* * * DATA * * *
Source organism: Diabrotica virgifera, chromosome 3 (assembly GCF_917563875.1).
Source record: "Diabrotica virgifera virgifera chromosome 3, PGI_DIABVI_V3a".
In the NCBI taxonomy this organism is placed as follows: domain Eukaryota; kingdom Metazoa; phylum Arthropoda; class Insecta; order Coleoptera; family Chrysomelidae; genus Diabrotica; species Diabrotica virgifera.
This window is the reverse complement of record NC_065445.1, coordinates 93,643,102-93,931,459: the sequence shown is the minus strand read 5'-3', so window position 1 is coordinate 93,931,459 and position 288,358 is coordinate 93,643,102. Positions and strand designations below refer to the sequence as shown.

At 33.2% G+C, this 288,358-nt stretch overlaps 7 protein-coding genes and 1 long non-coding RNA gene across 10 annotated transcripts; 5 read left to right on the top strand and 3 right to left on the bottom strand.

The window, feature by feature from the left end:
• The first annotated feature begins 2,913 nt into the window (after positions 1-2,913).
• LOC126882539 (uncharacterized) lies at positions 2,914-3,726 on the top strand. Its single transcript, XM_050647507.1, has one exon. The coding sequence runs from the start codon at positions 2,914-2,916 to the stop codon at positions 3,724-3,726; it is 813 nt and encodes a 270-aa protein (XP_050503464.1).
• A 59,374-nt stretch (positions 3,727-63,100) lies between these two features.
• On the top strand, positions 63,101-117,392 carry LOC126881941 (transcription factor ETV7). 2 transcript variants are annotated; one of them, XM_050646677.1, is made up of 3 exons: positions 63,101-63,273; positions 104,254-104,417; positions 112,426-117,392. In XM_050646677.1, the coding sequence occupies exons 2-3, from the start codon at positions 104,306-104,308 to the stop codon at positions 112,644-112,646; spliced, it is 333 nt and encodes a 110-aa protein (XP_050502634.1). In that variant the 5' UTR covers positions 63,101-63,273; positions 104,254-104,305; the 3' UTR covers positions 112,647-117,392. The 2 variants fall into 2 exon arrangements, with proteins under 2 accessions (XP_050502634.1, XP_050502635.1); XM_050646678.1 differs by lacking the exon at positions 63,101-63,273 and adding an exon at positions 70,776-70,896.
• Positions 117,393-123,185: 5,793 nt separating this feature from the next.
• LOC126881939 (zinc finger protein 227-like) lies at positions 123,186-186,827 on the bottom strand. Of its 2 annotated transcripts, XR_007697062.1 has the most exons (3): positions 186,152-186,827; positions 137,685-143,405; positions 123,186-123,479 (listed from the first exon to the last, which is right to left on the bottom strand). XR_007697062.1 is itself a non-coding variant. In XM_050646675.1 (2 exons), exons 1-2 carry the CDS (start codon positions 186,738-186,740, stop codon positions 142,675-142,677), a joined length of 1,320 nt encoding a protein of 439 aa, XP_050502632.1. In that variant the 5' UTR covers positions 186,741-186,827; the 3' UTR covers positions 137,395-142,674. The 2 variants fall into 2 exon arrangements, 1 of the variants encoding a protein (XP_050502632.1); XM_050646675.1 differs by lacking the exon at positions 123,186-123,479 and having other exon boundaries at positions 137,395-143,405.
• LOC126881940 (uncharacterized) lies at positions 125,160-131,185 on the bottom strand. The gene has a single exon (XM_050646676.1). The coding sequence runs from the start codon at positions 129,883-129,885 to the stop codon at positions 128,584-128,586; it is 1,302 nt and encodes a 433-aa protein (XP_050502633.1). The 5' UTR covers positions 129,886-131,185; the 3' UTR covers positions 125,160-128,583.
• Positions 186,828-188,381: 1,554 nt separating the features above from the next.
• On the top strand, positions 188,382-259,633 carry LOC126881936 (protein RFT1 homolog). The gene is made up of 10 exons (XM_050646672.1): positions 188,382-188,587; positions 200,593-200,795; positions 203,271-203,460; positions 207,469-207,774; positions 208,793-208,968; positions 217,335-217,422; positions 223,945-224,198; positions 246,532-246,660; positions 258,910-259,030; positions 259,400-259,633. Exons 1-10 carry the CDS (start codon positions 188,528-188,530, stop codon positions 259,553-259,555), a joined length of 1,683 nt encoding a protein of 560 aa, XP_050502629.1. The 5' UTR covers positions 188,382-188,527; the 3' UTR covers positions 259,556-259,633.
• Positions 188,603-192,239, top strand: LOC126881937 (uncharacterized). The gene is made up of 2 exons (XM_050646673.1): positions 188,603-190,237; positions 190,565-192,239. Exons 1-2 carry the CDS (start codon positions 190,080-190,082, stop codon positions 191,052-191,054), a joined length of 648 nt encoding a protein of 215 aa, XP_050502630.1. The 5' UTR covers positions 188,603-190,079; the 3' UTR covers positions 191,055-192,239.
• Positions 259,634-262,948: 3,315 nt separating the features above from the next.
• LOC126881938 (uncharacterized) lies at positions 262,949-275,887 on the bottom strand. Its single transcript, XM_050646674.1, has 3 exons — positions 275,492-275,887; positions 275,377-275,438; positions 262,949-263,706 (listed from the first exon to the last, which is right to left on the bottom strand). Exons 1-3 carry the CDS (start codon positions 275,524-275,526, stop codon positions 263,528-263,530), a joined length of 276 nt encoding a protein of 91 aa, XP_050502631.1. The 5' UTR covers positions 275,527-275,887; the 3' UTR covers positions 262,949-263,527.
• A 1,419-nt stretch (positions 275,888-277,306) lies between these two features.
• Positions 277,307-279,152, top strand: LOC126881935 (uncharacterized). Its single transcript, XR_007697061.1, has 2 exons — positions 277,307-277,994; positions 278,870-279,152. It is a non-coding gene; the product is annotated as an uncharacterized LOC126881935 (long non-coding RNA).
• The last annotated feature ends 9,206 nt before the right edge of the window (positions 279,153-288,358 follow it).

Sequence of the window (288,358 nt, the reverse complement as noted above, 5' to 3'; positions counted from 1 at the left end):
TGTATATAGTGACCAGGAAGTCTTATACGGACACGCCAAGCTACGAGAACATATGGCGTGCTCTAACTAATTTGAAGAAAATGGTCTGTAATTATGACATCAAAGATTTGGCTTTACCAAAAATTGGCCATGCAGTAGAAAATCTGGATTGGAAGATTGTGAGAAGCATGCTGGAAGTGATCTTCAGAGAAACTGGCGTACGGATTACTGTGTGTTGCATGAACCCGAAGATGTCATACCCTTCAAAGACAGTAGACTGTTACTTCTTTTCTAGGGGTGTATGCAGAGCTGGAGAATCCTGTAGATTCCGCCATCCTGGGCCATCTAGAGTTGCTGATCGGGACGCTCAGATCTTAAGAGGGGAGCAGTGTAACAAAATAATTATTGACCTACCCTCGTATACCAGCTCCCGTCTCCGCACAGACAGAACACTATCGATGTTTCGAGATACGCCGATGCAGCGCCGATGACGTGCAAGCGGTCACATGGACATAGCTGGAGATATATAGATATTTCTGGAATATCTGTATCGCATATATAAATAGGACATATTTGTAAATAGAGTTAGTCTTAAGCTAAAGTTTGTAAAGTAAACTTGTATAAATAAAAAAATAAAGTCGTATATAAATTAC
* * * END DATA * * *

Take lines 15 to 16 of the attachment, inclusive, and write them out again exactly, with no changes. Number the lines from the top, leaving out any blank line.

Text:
• On the top strand, positions 188,382-259,633 carry LOC126881936 (protein RFT1 homolog). The gene is made up of 10 exons (XM_050646672.1): positions 188,382-188,587; positions 200,593-200,795; positions 203,271-203,460; positions 207,469-207,774; positions 208,793-208,968; positions 217,335-217,422; positions 223,945-224,198; positions 246,532-246,660; positions 258,910-259,030; positions 259,400-259,633. Exons 1-10 carry the CDS (start codon positions 188,528-188,530, stop codon positions 259,553-259,555), a joined length of 1,683 nt encoding a protein of 560 aa, XP_050502629.1. The 5' UTR covers positions 188,382-188,527; the 3' UTR covers positions 259,556-259,633.
• Positions 188,603-192,239, top strand: LOC126881937 (uncharacterized). The gene is made up of 2 exons (XM_050646673.1): positions 188,603-190,237; positions 190,565-192,239. Exons 1-2 carry the CDS (start codon positions 190,080-190,082, stop codon positions 191,052-191,054), a joined length of 648 nt encoding a protein of 215 aa, XP_050502630.1. The 5' UTR covers positions 188,603-190,079; the 3' UTR covers positions 191,055-192,239.